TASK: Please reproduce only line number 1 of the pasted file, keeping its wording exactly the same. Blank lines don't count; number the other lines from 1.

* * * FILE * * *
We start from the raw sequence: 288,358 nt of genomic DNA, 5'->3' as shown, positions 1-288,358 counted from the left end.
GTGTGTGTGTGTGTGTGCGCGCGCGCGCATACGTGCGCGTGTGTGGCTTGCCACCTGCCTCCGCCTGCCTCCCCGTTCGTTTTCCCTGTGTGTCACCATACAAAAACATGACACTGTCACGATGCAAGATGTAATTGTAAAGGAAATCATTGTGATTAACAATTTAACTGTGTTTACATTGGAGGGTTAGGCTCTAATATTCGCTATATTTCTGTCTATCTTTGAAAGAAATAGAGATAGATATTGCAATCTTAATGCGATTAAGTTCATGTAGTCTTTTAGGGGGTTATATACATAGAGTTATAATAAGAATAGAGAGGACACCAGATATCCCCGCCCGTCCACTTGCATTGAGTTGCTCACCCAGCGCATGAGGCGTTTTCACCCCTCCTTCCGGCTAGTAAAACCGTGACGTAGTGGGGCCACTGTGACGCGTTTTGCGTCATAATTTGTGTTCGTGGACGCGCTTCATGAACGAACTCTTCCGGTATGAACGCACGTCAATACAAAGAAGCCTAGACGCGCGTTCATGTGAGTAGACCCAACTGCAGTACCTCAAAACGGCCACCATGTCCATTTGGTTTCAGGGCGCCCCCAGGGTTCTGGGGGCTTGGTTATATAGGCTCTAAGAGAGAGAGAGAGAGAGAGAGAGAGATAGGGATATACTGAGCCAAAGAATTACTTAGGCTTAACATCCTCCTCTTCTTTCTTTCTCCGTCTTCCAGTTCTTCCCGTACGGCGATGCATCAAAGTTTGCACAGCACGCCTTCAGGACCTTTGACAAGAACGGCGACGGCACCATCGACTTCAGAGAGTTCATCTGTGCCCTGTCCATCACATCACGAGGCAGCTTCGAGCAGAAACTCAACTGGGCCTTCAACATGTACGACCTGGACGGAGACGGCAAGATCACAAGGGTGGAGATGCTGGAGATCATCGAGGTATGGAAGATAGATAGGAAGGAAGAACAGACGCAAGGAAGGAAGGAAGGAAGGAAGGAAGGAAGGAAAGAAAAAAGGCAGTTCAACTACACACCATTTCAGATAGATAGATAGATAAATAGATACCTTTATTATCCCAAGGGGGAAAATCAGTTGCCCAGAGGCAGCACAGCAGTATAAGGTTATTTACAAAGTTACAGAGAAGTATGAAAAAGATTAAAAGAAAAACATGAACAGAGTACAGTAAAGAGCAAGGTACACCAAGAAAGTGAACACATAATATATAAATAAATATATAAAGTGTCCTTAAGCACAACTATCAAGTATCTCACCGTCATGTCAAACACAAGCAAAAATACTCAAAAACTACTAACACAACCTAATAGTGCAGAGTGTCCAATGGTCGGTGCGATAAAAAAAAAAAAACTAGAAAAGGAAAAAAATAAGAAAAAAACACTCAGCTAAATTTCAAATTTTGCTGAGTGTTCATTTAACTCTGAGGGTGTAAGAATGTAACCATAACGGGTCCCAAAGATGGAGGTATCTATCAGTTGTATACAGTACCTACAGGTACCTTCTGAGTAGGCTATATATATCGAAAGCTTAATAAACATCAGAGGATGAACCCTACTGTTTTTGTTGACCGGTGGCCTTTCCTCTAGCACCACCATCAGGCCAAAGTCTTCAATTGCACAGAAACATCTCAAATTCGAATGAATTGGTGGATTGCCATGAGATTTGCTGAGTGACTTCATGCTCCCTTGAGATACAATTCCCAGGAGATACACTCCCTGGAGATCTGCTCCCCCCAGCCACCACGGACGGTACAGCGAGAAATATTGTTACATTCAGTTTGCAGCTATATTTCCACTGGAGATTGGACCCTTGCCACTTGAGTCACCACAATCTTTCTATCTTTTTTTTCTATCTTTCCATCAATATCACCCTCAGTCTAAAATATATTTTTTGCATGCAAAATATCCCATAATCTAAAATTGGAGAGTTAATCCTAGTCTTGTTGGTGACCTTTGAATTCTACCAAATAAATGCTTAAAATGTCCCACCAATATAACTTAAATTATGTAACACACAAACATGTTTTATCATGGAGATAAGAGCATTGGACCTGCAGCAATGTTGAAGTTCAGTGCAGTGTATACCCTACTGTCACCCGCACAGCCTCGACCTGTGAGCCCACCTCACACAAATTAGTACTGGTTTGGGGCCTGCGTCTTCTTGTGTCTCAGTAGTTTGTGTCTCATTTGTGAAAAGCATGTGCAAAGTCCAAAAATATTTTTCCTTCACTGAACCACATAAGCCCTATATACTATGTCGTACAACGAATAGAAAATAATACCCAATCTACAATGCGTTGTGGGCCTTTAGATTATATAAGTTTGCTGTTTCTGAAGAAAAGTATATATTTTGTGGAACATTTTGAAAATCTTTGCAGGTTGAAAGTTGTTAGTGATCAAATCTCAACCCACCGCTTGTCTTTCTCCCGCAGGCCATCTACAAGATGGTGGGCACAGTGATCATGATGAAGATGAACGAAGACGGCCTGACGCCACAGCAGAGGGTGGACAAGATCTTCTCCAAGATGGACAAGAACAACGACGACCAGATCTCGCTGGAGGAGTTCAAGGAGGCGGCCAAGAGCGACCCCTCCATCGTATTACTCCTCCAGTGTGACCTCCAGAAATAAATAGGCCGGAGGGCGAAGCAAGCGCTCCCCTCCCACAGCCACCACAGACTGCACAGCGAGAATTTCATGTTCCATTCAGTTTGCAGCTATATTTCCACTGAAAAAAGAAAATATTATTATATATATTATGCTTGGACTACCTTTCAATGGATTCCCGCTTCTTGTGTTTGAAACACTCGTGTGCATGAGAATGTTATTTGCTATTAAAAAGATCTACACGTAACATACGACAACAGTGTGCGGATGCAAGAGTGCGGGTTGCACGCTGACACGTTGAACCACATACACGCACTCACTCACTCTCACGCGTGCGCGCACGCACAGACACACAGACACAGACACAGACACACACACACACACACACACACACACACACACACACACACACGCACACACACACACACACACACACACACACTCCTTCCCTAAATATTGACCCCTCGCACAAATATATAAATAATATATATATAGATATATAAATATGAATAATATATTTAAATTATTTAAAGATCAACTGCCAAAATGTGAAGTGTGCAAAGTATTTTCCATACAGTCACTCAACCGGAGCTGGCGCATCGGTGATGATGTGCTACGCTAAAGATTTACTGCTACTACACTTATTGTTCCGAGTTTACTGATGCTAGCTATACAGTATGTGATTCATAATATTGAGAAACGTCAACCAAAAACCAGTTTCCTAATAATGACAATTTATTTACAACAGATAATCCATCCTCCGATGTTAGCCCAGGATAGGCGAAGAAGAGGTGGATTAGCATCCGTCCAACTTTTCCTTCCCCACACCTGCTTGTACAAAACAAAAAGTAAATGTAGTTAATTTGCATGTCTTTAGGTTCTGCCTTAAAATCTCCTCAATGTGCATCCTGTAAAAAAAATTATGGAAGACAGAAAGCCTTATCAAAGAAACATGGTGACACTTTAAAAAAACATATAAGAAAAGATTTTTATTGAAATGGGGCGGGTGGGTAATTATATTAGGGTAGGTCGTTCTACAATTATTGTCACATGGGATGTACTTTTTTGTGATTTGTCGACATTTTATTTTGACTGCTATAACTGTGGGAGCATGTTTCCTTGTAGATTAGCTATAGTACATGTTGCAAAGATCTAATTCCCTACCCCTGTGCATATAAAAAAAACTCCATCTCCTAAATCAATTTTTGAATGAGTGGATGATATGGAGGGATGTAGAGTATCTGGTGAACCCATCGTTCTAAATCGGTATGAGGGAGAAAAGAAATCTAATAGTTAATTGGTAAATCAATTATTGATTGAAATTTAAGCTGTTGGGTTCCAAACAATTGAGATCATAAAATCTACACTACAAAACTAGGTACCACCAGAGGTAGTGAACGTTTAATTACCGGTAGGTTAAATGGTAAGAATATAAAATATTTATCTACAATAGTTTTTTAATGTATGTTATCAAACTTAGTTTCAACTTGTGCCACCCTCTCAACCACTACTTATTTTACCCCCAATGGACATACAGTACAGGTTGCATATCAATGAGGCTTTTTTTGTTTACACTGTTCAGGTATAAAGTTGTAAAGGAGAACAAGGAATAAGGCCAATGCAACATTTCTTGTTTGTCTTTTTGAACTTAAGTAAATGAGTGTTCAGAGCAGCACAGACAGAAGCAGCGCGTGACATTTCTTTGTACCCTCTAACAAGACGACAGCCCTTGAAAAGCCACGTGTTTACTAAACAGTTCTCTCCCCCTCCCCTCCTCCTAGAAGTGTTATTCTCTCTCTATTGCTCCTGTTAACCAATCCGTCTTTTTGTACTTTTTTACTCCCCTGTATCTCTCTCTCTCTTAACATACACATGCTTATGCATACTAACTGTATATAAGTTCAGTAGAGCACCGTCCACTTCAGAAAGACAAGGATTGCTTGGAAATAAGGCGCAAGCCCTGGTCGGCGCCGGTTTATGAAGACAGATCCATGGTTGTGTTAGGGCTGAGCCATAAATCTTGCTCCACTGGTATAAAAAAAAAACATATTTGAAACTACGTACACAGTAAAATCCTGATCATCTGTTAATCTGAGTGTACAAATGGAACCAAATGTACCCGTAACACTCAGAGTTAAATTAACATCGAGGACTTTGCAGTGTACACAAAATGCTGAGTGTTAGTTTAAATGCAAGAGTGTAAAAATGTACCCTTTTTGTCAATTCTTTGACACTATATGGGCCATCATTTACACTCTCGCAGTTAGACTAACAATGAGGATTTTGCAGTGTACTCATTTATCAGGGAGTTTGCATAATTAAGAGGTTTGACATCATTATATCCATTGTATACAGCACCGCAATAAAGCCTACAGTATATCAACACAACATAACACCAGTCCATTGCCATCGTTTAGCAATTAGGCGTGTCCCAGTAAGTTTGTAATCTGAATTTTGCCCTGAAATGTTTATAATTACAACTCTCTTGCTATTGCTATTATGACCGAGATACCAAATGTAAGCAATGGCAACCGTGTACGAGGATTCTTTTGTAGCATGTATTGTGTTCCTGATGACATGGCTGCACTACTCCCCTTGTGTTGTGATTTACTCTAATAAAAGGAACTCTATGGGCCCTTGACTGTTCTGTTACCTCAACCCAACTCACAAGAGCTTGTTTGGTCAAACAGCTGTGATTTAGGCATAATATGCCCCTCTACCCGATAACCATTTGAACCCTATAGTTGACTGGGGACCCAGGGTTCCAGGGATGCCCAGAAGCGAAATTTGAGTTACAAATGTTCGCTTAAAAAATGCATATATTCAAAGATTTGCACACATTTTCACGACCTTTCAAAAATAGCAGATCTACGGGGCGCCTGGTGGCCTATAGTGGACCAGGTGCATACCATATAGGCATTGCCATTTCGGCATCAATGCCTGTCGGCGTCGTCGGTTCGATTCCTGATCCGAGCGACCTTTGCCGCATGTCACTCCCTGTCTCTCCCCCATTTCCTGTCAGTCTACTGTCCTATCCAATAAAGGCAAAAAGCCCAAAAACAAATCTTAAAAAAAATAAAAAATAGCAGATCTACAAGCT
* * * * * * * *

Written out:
We start from the raw sequence: 288,358 nt of genomic DNA, 5'->3' as shown, positions 1-288,358 counted from the left end.